There is a lot of information out there about how to be a cancer patient. Drink this. Inject that. Have this surgery. Stay away from these.
There's no guidebook giving instructions on how to be a caregiver. There are no physician consultations to tell you what the next step is in how to provide moral, physical, and emotional support to the person you love that has just been diagnosed with a possibly fatal disease. There are no rules about caring for yourself.
Having been a caregiver for nearly three years to my late husband, who was diagnosed at the age of 22 with stage III testicular cancer, I've been around the block. Here are five things I learned that I hope will help guide other caregivers in your heart-wrenching predicaments everywhere:
1. It's okay to freak out for yourself.
You're already freaking out for your loved one. That one comes naturally. What takes a little bit more consciousness and effort, is to allow yourself to lose it all, come totally unglued, fall apart... all over how this diagnosis is affecting you and your life. You're a person, too. Yes, with needs. Your world just got rocked and while you're busy holding it all together in support of your loved one, you forget how to let go and let your feelings matter, too. I'm here to tell you that it's not just okay to allow yourself to feel and experience the magnitude of what you're dealing with, it's something that I encourage you to do, for your own sake.
2. No one, including you, really knows how to help you.
People mean well. Friends and family will offer to help in whatever ways they can and all you have to do is let them know how they can help. The thing is though, that you have no earthly idea what these people can do to help ease your pain or make your life easier. If you can figure out ways to allow these people who love and are worried about you to contribute, let them. Ask for dinners to be brought over on chemotherapy days so that you can spend the day in the clinic or hospital without having to worry about preparing a meal when you get home. Let someone know which closet you keep your vacuum and broom in and let them clean your floors while you go grocery shopping. Let that overbearing neighborhood mom who always seems to have it together take your kids for a play date -- maybe letting her deal with your kids for a couple of hours for a change will take her down a notch or two. And if you really can't figure out ways to let people help, don't sweat it, because it's not worth the added stress.
3. It's normal to lose friends after a diagnosis.
Just like people don't really know what the best way to help you is, people also don't know how to react to the news you've shared with them. Cancer makes people uncomfortable, whether they mean to let it or not. Now that you've got your hands full with chauffeuring your loved one to doctor appointments, heading out in the middle of the night for last-minute prescription refills and learning an insane amount of new terminology, you've got no time left for lunch dates, mommy-and-me outings or long phone calls just to catch up. It's not going to be an immediate priority of yours to keep the lines of communication open, but when your friends stop hearing from you they won't realize that you didn't even mean to stop calling. They'll figure that you're too busy, and you are, but they won't want to bother you so they won't call either... and it just cycles. They'll check in on Facebook and read the blog that you keep to document your journey, but since you're dealing with something they can't understand, and you're pretty hush-hush with them about the whole ordeal, it's only natural that you'll grow apart. Hopefully the bond that you had pre-cancer is strong enough to take the hiatus hit, and if it's not, at least you've discovered who your real friends are.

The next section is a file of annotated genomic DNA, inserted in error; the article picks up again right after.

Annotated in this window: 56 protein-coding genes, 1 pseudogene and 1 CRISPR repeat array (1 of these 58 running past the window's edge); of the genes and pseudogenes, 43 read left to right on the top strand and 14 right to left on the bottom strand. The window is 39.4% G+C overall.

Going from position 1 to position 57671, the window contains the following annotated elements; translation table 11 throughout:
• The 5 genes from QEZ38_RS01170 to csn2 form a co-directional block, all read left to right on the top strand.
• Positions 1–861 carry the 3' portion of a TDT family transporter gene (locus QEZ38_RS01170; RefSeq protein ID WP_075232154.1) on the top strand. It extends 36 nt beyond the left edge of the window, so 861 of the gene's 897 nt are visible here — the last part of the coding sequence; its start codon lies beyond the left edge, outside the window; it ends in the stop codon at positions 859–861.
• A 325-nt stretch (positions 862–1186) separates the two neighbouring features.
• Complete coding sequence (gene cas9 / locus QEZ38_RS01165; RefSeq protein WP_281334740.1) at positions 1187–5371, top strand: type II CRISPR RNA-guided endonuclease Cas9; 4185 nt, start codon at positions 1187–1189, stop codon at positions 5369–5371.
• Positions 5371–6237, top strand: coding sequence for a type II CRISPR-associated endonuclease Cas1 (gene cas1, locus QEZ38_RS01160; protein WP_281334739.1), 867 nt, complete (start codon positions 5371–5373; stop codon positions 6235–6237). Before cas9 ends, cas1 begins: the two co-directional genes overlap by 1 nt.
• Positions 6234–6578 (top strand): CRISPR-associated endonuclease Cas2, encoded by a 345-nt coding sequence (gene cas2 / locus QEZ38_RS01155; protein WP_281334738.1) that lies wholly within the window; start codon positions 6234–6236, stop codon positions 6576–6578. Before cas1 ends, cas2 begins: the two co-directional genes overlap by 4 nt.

4. You're going to become extremely close with your loved one.
In my situation, this was one of the few benefits I saw come from my husband's diagnosis. There were some ugly things that I saw happen to my husband, and his knowledge of my awareness led him to trust me more than he ever had. He knew that he didn't have to feel shame or embarrassment around me. He knew that he could cry and I wouldn't judge him. He knew that by smiling at me he was giving me all that I needed to get through that day. From a medical standpoint I knew him inside and out. There was nothing that his body did that I wasn't fully aware of, and while it was rarely glamorous, I never minded because I knew that I was the only one he had allowed in this far.
5. When it's all over, it's going to take you a while to get back to normal.
Together, my husband and I went through numerous remissions and recurrences. During the times we thought we were finally free, we both wanted to jump back into life and pick up right where we had left off. It wasn't always as easy as that though. We were both college students, and sometimes we were ready to go... in the middle of the semester. We both wanted children, but because of his treatments we were forced to proceed with in vitro fertilization, which was costly and time consuming and not at all in line with our desire to pounce back into a full life. When my husband died from his illness, I was pregnant with our twin girls and whatever "normal" I thought I could ever have in my life went right out the window. Fortunately, with some time behind me, I've found ways to enjoy life again. It's taken patience and perseverance but I've achieved much of the normalcy I longed for when we were in the thick of our experience. There's no rushing this process, dear caregivers, but if you trust that you'll get there, you will. You know all about taking things one day, one appointment, one treatment at a time. Baby steps. You'll get there again.
For more by Karen Sewell, click here.
For more on death and dying, click here.
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